# Maxwell relations

Maxwell's relations are a set of equations in thermodynamics which are derivable from the symmetry of second derivatives and from the definitions of the thermodynamic potentials. These relations are named for the nineteenth-century physicist James Clerk Maxwell.

## Equations

The structure of Maxwell relations is a statement of equality among the second derivatives for continuous functions. It follows directly from the fact that the order of differentiation of an analytic function of two variables is irrelevant (Schwarz theorem). In the case of Maxwell relations the function considered is a thermodynamic potential and ${\displaystyle x_{i}}$ and ${\displaystyle x_{j}}$ are two different natural variables for that potential, we have

Schwarz' theorem (general)

${\displaystyle {\frac {\partial }{\partial x_{j}}}\left({\frac {\partial \Phi }{\partial x_{i}}}\right)={\frac {\partial }{\partial x_{i}}}\left({\frac {\partial \Phi }{\partial x_{j}}}\right)}$

where the partial derivatives are taken with all other natural variables held constant. For every thermodynamic potential there are ${\displaystyle {\frac {n(n-1)}{2}}}$ possible Maxwell relations where ${\displaystyle n}$ is the number of natural variables for that potential. The substantial increase in the entropy will be verified according to the relations satisfied by the laws of thermodynamics.

## The four most common Maxwell relations

The four most common Maxwell relations are the equalities of the second derivatives of each of the four thermodynamic potentials, with respect to their thermal natural variable (temperature ${\displaystyle T}$, or entropy ${\displaystyle S}$) and their mechanical natural variable (pressure ${\displaystyle P}$, or volume ${\displaystyle V}$):

Maxwell's relations (common)

{\displaystyle {\begin{aligned}+\left({\frac {\partial T}{\partial V}}\right)_{S}&=&-\left({\frac {\partial P}{\partial S}}\right)_{V}&=&{\frac {\partial ^{2}U}{\partial S\partial V}}\\+\left({\frac {\partial T}{\partial P}}\right)_{S}&=&+\left({\frac {\partial V}{\partial S}}\right)_{P}&=&{\frac {\partial ^{2}H}{\partial S\partial P}}\\+\left({\frac {\partial S}{\partial V}}\right)_{T}&=&+\left({\frac {\partial P}{\partial T}}\right)_{V}&=&-{\frac {\partial ^{2}F}{\partial T\partial V}}\\-\left({\frac {\partial S}{\partial P}}\right)_{T}&=&+\left({\frac {\partial V}{\partial T}}\right)_{P}&=&{\frac {\partial ^{2}G}{\partial T\partial P}}\end{aligned}}\,\!}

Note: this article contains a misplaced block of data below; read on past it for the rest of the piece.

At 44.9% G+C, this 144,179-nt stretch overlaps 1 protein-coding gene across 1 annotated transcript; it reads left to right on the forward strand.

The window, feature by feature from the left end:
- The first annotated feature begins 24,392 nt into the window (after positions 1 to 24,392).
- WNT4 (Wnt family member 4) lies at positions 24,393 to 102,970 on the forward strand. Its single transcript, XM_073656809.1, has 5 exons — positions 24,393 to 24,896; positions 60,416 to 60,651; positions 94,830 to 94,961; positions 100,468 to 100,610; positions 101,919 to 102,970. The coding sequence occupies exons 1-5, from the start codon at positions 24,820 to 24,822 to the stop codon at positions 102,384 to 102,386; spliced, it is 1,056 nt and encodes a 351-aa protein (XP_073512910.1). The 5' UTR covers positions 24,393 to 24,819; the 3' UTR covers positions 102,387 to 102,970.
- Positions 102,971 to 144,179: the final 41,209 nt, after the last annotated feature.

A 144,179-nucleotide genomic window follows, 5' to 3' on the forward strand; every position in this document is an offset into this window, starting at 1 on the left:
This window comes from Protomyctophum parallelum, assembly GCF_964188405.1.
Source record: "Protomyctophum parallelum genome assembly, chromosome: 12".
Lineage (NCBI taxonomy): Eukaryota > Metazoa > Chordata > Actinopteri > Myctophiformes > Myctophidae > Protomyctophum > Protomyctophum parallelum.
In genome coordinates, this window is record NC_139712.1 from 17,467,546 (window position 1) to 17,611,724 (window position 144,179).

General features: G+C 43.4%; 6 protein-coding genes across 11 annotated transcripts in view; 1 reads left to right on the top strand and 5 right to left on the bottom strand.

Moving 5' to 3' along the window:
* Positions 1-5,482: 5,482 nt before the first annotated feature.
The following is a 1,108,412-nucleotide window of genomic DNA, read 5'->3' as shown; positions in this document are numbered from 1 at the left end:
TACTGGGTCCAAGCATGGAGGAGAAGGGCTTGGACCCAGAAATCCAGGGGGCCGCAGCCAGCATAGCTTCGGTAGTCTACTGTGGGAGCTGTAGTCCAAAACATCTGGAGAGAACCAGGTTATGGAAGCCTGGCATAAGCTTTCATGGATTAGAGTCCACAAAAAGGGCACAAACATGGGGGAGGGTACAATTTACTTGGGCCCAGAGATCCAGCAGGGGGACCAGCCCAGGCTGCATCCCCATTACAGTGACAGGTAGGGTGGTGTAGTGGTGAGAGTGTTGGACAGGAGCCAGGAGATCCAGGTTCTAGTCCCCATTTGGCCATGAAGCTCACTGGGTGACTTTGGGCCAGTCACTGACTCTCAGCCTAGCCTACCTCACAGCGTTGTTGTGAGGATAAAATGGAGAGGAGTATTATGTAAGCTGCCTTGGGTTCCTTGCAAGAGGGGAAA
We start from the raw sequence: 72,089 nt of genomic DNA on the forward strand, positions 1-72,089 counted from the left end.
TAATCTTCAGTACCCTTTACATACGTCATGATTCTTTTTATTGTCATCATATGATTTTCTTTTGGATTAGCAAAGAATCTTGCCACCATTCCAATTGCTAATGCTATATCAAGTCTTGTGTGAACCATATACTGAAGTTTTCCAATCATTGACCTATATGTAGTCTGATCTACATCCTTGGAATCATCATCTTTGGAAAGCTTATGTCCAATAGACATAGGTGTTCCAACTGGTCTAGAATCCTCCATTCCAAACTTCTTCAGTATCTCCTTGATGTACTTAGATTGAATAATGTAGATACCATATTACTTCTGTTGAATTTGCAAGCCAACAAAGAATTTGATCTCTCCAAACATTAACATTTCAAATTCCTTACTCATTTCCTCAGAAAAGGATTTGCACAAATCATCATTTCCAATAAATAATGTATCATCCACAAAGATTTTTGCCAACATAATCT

where the potentials as functions of their natural thermal and mechanical variables are the internal energy ${\displaystyle U(S,V)}$, enthalpy ${\displaystyle H(S,P)}$, Helmholtz free energy ${\displaystyle F(T,V)}$, and Gibbs free energy ${\displaystyle G(T,P)}$. The thermodynamic square can be used as a mnemonic to recall and derive these relations. The usefulness of these relations lies in their quantifying entropy changes, which are not directly measurable, in terms of measurable quantities like temperature, volume, and pressure.

Each equation can be re-expressed using the relationship

${\displaystyle \left({\frac {\partial y}{\partial x}}\right)_{z}=1\left/\left({\frac {\partial x}{\partial y}}\right)_{z}\right.}$

which are sometimes also known as Maxwell relations.

### Derivation

Maxwell relations are based on simple partial differentiation rules, in particular the total differential of a function and the symmetry of evaluating second order partial derivatives.

## Derivation based on Jacobians

If we view the first law of thermodynamics,

{\displaystyle {\begin{aligned}dU&=TdS-PdV\\\end{aligned}}\,\!}

as a statement about differential forms, and take the exterior derivative of this equation, we get

${\displaystyle 0=dTdS-dPdV}$

since ${\displaystyle d(dU)=0}$. This leads to the fundamental identity

${\displaystyle dPdV=dTdS.}$

The physical meaning of this identity can be seen by noting that the two sides are the equivalent ways of writing the work done in an infinitesimal Carnot cycle. An equivalent way of writing the identity is

${\displaystyle {\frac {\partial (T,S)}{\partial (P,V)}}=1.}$

The Maxwell relations now follow directly. For example,

${\displaystyle {\Bigl (}{\frac {\partial S}{\partial V}}{\Bigr )}_{T}={\frac {\partial (T,S)}{\partial (T,V)}}={\frac {\partial (P,V)}{\partial (T,V)}}={\Bigl (}{\frac {\partial P}{\partial T}}{\Bigr )}_{V},}$

The critical step is the penultimate one. The other Maxwell relations follow in similar fashion. For example,

${\displaystyle {\Bigl (}{\frac {\partial T}{\partial V}}{\Bigr )}_{S}={\frac {\partial (T,S)}{\partial (V,S)}}={\frac {\partial (P,V)}{\partial (V,S)}}=-{\Bigl (}{\frac {\partial P}{\partial S}}{\Bigr )}_{V}.}$

## General Maxwell relationships

The above are not the only Maxwell relationships. When other work terms involving other natural variables besides the volume work are considered or when the number of particles is included as a natural variable, other Maxwell relations become apparent. For example, if we have a single-component gas, then the number of particles N  is also a natural variable of the above four thermodynamic potentials. The Maxwell relationship for the enthalpy with respect to pressure and particle number would then be:

${\displaystyle \left({\frac {\partial \mu }{\partial P}}\right)_{S,N}=\left({\frac {\partial V}{\partial N}}\right)_{S,P}\qquad ={\frac {\partial ^{2}H}{\partial P\partial N}}}$

where μ is the chemical potential. In addition, there are other thermodynamic potentials besides the four that are commonly used, and each of these potentials will yield a set of Maxwell relations.